The Plan

The Plan

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by Stephen J. Cannell

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The selling of the president is an assignment that could salvage TV producer Ryan Bolt's damaged life and career, But Bolt doesn't know whom he truly serves. And by the time he finds out, it may be already too late...for one nation under siege.


The selling of the president is an assignment that could salvage TV producer Ryan Bolt's damaged life and career, But Bolt doesn't know whom he truly serves. And by the time he finds out, it may be already too late...for one nation under siege.

Editorial Reviews

USA Today
Hot...The Reader can't put it down.
Boston Globe
Thrilling...A blistering page turner.
Publishers Weekly - Publisher's Weekly
Veteran TV producer Cannell (The Rockford Files, The A-Team, The Commish, etc.) brings comic-book plotting and cellophane characterization to his first thriller, about the 1996 presidential election. The ``plan'' dates from the 1970s, when some farsighted mobsters decide gradually to buy controlling stakes in TV networks to give their favorite pols ``face time'' and eventually put their own man in the White House. It's a high-concept plot, worthy of a TV movie, but who'd want to play the hero? Ryan Bolt, an impossibly WASP-y and wimpy TV producer, is asked by short, fat and nasty Mickey Alo, his old prep-school pal, to film a documentary about a long-shot presidential hopeful. As Ryan susses out that Mickey is engaged in buying the presidency for the airhead governor of Rhode Island, he also falls hard for Lucinda Alo, Mickey's advanced degree-holding sister who, preposterously, doesn't know about the family business. The writing is by turns pretentious (``Dawn broke like a cheap wine cooler spreading an ugly red stain on the gray ocean''), silly (``Ryan knew where he was headed but had no inkling where he was going'') and bafflingly vulgar (``A shot of adrenaline hit Ryan's heart like cold piss''). As Ryan is drawn deeper into the mobby machinations of Mickey, and as the fate of the Republic comes to rest on his modest shoulders, Cannell hits every lurid and gory button possible in this cartoonly tale. (June)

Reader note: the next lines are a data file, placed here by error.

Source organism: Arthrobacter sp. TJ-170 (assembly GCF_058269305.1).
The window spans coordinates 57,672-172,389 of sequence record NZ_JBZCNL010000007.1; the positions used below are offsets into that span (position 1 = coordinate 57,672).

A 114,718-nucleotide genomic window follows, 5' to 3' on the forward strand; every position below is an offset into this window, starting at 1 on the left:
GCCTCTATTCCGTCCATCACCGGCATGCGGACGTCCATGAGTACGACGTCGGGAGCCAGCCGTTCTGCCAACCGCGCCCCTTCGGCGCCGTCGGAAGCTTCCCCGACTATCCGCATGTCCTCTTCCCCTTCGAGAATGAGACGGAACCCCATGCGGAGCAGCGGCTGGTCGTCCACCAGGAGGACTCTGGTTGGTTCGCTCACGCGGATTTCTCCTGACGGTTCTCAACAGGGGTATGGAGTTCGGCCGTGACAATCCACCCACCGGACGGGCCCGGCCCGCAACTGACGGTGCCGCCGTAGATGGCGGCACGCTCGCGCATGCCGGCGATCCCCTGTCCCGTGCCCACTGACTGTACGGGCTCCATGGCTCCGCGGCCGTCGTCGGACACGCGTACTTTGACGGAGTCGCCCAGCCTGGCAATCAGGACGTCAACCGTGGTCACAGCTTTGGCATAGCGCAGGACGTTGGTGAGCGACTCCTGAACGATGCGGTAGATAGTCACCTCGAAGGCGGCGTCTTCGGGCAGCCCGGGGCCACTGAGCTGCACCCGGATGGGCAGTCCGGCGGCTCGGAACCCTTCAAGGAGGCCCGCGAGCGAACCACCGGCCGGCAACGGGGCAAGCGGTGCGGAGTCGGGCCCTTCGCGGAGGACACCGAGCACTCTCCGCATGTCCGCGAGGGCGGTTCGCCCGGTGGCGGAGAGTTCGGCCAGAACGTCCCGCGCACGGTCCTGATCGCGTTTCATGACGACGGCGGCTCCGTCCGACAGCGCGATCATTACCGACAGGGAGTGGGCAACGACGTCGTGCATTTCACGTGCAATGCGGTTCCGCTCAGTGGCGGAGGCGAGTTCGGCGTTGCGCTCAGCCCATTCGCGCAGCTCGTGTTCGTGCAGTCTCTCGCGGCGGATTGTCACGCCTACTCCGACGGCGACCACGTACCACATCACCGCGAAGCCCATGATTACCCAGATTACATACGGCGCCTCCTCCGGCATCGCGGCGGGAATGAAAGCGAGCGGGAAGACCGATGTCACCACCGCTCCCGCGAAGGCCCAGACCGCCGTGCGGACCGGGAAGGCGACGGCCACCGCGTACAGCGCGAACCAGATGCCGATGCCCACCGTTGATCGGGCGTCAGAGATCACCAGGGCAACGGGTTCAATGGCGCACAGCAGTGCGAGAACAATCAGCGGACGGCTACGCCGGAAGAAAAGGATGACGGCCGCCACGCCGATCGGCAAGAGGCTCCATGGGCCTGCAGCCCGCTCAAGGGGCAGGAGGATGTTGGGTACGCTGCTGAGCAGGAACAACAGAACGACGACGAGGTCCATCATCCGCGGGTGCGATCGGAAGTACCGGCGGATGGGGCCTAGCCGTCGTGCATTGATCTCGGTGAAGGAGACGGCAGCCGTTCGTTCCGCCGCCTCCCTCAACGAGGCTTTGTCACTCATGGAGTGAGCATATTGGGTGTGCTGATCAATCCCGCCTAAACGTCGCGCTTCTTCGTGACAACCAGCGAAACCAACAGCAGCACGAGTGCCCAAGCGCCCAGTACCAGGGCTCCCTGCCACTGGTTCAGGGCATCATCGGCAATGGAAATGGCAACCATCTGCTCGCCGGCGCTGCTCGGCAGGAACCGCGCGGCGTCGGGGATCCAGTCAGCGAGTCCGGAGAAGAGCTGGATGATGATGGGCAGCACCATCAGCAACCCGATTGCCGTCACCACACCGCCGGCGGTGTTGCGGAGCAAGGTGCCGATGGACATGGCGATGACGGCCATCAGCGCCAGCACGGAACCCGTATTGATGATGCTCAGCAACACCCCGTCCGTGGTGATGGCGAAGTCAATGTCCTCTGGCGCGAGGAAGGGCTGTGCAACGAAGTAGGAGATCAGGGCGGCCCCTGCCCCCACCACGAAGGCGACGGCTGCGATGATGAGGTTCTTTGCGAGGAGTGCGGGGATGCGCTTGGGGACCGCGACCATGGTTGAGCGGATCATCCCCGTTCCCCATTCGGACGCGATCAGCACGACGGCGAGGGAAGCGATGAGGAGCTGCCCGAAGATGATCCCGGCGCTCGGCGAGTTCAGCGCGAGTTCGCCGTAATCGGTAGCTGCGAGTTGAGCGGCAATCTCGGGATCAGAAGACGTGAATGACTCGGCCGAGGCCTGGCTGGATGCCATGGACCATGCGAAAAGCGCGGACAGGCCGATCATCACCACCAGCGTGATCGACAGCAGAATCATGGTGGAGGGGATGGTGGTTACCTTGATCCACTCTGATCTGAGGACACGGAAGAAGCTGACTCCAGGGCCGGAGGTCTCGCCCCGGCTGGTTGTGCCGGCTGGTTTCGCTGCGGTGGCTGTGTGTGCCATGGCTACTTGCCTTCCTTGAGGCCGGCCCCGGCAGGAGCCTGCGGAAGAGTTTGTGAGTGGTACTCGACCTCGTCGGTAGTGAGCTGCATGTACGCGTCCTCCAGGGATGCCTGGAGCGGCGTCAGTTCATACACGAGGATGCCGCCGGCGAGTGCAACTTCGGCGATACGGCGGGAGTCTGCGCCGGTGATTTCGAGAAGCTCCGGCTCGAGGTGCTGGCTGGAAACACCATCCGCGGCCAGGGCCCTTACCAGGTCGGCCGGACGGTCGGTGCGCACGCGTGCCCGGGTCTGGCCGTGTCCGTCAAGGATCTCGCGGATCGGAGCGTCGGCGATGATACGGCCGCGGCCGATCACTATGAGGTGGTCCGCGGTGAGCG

Library Journal
Successful television producer Cannell (The Rockford Files, The A-Team) has turned his many talents to the field of novel writing. His first effort is the story of a chaotically arranged attempt to subvert justice and place a mobster-backed nominee in the White House. Mickey Alo, the mastermind behind the plan, elicits the assistance of childhood pal Ryan Bolt, recently down on his luck. However, Ryan soon sees beyond the sham and, closely aided by Mickey's sister Lucinda, sets off to uncover the sinister plot. With lots of "shoot-'em-up" scenes and a liberal sprinkling of vulgar language, The Plan would make a better TV movie than an audiobook. Indistinguishable characters and an incoherent and weakly contrived plot make this abridgment, which is narrated by the author, a marginal purchase for public libraries.-Gretchen Browne, Rockville Centre P.L., N.Y.
Emily Melton
Hollywood script crafters are routinely making the transition these days to fiction writing--some more successfully than others. Cannell, whose TV creative credits include "The Rockford Files" and "The Commish", is one of the successful ones, offering an action-packed page-turner of a first novel. Ryan Bolt and Mickey Alo have been friends since boyhood, but two more different personalities would be hard to find. Ryan is a laid-back Californian who's coasted through life on good looks and charm, while dumpy, swarthy Mickey, son of a Mafia don, has used charisma and his father's connections to get where he is. Approaching middle age, Ryan is faced with a series of personal crises, including his son's death and a failed career. Enter Mickey, who offers Ryan a job working on the campaign of presidential candidate Haze Richards. Ryan gratefully accepts, but he soon senses that Richards is merely a puppet and that there's some sinister purpose--masterminded by Mickey--behind the sham candidacy. Ryan is determined to stop the charade, but first he'll have to confront the power-mad, menacing Mickey, whose loyalty to Ryan flies in the face of blind ambition. Even though the dialogue is littered with sound bites, the blow-'em-up, shoot-'em-up escapades require superhuman survival skills, and the characters are a long way from well rounded, most readers won't mind. Cannell leaves 'em begging for more with a story that's pure entertainment from the first attention-grabbing page to the last.

Product Details

HarperCollins Publishers
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4.18(w) x 6.75(h) x 1.16(d)

Read an Excerpt

Chapter One

Mickey Alo tipped the seat back but didn't sleep.He looked out the window of the Lear-55 at the blue-green reef fifteen thousand feet below. His father's pilot, Milo Duleo, had just announced that they were about to make their descent into Grand Bahama island. Mickey rubbed the stubble on his chin and wondered what the bell Paul Arquette was trying to pull. The call had been screwy. Paul's voice screeched at him through fifteen hundred miles of Atlantic Bell cable. -